DUI Checkpoints


Ingersoll v Palmer (1987) 43 Cal.3d 1321 is the controlling case in California which deals with DUI Checkpoints.  Prior to Ingersoll Checkpoints were considered illegal.  If you take a minute to think about it what other country in the world have checkpoints? Europe? Germany ? China? Japan? Mexico? Cuba?   Are we as free as we think we are?

Because of the political climate and the pressure from such groups as MADD, our government has decided that it was perfectly fine to take away some of your rights in order to make these groups happy. 

The Ingersoll court came up with 8 factors in determining whether the intrusion was reasonable or not under constitutional scrutiny.

a)     The decisions made at the supervisor level;

b)     Was the location reasonable;

c)     Maintenance of the safety conditions;

d)     The limiting of the discretion of the officers in the field;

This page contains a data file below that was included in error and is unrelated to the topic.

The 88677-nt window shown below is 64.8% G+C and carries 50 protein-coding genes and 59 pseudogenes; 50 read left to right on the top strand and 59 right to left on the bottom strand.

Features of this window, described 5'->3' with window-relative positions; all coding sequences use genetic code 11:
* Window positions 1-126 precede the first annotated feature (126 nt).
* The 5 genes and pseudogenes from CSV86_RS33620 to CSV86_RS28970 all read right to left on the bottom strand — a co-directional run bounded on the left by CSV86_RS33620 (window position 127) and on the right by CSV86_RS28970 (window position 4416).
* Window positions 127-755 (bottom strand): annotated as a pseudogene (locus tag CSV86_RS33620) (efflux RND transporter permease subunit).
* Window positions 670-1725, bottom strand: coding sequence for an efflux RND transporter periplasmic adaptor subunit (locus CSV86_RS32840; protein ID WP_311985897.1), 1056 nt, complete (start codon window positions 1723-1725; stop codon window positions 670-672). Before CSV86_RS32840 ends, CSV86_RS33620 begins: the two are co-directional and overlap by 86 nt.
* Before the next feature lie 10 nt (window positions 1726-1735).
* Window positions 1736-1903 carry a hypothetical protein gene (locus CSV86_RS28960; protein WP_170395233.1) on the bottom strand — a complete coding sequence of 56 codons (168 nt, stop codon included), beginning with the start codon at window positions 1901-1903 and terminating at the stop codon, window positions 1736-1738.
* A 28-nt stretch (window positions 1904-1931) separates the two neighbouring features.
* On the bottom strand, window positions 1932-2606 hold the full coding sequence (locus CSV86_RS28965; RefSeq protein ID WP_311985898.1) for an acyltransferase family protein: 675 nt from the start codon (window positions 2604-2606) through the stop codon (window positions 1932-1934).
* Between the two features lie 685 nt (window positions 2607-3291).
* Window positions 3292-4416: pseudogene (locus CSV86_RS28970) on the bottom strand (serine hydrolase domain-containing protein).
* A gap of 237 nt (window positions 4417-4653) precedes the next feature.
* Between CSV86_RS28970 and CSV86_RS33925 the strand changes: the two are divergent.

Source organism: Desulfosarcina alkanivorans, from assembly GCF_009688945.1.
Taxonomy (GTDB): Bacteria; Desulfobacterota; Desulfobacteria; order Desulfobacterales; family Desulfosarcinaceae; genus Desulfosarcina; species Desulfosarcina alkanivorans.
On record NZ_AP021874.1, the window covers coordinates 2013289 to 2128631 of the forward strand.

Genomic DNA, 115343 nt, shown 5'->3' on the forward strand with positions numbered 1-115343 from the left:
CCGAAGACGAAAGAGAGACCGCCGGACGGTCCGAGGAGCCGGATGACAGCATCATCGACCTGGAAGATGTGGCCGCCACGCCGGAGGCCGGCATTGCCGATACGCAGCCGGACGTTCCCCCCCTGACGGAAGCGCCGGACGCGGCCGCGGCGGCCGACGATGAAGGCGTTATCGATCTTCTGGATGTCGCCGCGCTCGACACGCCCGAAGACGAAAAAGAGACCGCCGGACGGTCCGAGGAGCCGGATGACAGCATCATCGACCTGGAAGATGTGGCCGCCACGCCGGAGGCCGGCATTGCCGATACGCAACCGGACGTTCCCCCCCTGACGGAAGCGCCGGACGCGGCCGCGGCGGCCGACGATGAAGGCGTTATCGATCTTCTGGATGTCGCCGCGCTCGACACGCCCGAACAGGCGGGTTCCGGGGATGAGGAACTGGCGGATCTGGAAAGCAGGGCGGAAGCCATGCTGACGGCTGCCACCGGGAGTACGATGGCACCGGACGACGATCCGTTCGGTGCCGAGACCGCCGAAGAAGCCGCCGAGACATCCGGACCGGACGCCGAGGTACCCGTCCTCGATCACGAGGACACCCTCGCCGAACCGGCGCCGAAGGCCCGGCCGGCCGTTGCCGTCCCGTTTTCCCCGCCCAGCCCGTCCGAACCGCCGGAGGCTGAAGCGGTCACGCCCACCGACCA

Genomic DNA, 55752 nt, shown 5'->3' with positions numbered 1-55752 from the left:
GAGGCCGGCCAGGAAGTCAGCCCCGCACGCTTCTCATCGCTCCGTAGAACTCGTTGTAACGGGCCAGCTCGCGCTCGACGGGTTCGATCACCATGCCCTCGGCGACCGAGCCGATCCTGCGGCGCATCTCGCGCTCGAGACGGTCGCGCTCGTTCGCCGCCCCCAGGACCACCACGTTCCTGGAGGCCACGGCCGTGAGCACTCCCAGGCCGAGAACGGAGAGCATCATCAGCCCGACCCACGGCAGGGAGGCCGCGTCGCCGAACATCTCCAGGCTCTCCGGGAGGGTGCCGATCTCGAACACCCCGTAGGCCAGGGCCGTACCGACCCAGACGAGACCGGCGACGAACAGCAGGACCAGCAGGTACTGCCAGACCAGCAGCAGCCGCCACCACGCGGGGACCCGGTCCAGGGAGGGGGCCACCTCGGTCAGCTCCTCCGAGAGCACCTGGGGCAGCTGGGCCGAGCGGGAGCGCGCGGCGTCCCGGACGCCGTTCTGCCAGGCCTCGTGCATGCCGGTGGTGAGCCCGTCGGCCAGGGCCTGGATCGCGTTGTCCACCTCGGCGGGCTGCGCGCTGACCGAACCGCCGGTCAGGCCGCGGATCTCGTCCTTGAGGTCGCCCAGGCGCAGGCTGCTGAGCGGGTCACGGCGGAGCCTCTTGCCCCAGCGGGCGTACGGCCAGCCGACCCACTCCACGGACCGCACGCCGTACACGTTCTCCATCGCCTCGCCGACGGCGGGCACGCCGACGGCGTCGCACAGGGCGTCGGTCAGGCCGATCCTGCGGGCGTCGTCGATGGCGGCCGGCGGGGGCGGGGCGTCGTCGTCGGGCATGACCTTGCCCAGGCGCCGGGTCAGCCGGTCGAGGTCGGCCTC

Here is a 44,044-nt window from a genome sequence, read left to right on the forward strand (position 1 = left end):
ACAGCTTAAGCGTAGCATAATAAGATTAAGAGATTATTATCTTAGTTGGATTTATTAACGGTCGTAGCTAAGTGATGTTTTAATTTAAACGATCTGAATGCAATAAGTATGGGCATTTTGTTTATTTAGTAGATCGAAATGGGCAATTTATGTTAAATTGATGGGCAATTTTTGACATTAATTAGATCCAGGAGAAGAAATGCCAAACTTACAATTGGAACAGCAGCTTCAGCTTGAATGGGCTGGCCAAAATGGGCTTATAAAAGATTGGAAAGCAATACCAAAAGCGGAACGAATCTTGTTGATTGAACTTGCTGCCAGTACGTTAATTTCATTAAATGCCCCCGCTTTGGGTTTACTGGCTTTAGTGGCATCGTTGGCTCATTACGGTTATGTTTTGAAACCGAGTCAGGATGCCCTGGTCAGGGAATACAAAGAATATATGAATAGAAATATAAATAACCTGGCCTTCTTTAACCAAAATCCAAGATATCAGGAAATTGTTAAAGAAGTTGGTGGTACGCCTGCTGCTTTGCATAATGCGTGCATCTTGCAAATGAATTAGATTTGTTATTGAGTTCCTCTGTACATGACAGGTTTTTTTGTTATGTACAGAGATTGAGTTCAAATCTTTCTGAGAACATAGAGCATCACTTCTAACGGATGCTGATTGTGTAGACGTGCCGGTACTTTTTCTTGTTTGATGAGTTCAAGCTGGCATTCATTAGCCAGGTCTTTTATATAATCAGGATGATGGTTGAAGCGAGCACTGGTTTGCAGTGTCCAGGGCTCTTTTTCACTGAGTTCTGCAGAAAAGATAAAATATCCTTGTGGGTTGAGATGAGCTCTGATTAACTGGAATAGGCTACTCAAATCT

e)     The duration and time of the checkpoint;

f)      Advanced publicity to the public;

g)     Indicia of the official nature of the checkpoint.



How do you boil a live frog?  Do you throw him in a pot of boiling water? No, if you do that he will make every effort to jump out, but if you put him in a pot of cool water and slowwwllllyyy turn up the heat he won’t know what hit him.

What does this have to do with a DUI Checkpoint? Everything!  When DUI Checkpoints first started they did one thing, they check for DUI’s.  Today, if you go through a DUI Checkpoint what do you see? You see them check for license, registration, and proof of insurance.  If you take the average DUI Checkpoint they will stop 200 plus vehicles, make 2 DUI arrest, and impound 30 cars for NON DUI reasons.   These Checkpoints are a money generating source for the police agency that puts them on. Not only do they receive federal funding, they make money off your impound fees, booking fees, etc.